- Shop for groceries or offer to get prescriptions.
- Offer to do household chores, such as getting the mail, walking the dog, doing laundry, cleaning, cutting the grass, watering plants, shovelling snow or taking out the garbage.
- Prepare meals that the family can easily freeze and reheat. (Check first to see if cancer treatment has affected what your friend can eat, as well as the family’s likes and dislikes.)
- Help look after children. Take them to and from school and evening activities, or arrange play dates.
- Offer to be a “point person” to organize schedules for meals, rides, chores or visitors. Sometimes just organizing many offers of help can seem overwhelming.
Relationships between people in the workplace can vary a lot. This can make it especially hard to know how to act or what to say when a co-worker has cancer. Some people may not want to talk about having cancer while at work.They may prefer to focus on their job tasks, rather than on cancer. The following information can help with some work-related issues, whether you don’t know the person very well or you have worked together for many years and become good friends.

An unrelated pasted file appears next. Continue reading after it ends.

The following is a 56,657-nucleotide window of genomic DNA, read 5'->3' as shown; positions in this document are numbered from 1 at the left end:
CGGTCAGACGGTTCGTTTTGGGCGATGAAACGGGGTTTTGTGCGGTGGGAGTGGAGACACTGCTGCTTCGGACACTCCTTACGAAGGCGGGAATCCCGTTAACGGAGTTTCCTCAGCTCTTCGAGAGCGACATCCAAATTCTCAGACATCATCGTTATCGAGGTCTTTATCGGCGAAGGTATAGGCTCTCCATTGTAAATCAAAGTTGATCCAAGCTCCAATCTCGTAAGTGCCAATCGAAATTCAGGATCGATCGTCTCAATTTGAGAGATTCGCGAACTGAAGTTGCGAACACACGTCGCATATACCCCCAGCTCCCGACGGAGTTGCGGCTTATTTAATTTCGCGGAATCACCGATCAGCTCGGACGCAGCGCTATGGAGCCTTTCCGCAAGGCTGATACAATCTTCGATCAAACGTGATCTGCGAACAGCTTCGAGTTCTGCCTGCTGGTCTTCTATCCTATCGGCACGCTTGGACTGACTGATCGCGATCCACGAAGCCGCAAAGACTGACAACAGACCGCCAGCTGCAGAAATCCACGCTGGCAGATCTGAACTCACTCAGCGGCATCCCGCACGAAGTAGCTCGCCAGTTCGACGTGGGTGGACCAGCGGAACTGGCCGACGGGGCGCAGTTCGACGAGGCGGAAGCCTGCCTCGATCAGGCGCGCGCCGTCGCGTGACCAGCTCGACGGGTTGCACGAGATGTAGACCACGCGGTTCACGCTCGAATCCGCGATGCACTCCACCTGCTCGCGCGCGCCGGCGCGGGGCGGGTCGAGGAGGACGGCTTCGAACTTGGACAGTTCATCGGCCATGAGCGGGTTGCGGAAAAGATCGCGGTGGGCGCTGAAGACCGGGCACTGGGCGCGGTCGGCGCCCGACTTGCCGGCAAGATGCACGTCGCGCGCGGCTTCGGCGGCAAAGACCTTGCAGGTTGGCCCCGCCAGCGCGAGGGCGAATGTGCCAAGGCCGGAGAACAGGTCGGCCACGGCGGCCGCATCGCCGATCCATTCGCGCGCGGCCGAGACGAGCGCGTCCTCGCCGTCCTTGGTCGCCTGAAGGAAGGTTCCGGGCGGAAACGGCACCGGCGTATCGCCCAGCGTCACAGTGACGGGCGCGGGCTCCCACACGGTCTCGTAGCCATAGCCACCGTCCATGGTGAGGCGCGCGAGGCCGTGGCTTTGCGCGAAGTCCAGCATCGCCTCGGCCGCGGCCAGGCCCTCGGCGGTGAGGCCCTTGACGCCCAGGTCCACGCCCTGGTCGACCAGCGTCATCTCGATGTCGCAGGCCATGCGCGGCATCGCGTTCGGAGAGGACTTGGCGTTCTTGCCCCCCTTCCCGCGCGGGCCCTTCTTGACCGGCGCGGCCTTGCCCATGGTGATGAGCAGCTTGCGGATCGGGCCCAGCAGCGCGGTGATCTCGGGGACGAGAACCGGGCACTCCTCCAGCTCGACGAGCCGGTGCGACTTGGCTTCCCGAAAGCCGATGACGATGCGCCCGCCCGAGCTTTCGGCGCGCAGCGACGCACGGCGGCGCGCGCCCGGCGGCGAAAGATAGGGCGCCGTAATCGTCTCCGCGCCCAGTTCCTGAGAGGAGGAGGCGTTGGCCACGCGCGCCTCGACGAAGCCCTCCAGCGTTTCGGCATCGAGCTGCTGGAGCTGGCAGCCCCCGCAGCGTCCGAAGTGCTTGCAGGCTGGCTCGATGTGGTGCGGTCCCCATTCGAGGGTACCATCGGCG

The importance of work
Many people with cancer find it very important to continue working as much as possible. While financial and insurance issues may affect their decision to work during treatment, going to work can be a source of stability because it’s their usual routine and it’s familiar. This can help when they are feeling out of control in other ways. Work can boost feelings of self-worth and help people focus on what they can do rather than on their illness.
Work also provides contact with other people. Cancer can be isolating, and being around people can be a great comfort to someone during their cancer journey.
Privacy and confidentiality
It’s important to respect a co-worker’s personal information and choice to share a diagnosis of cancer or any other health concern.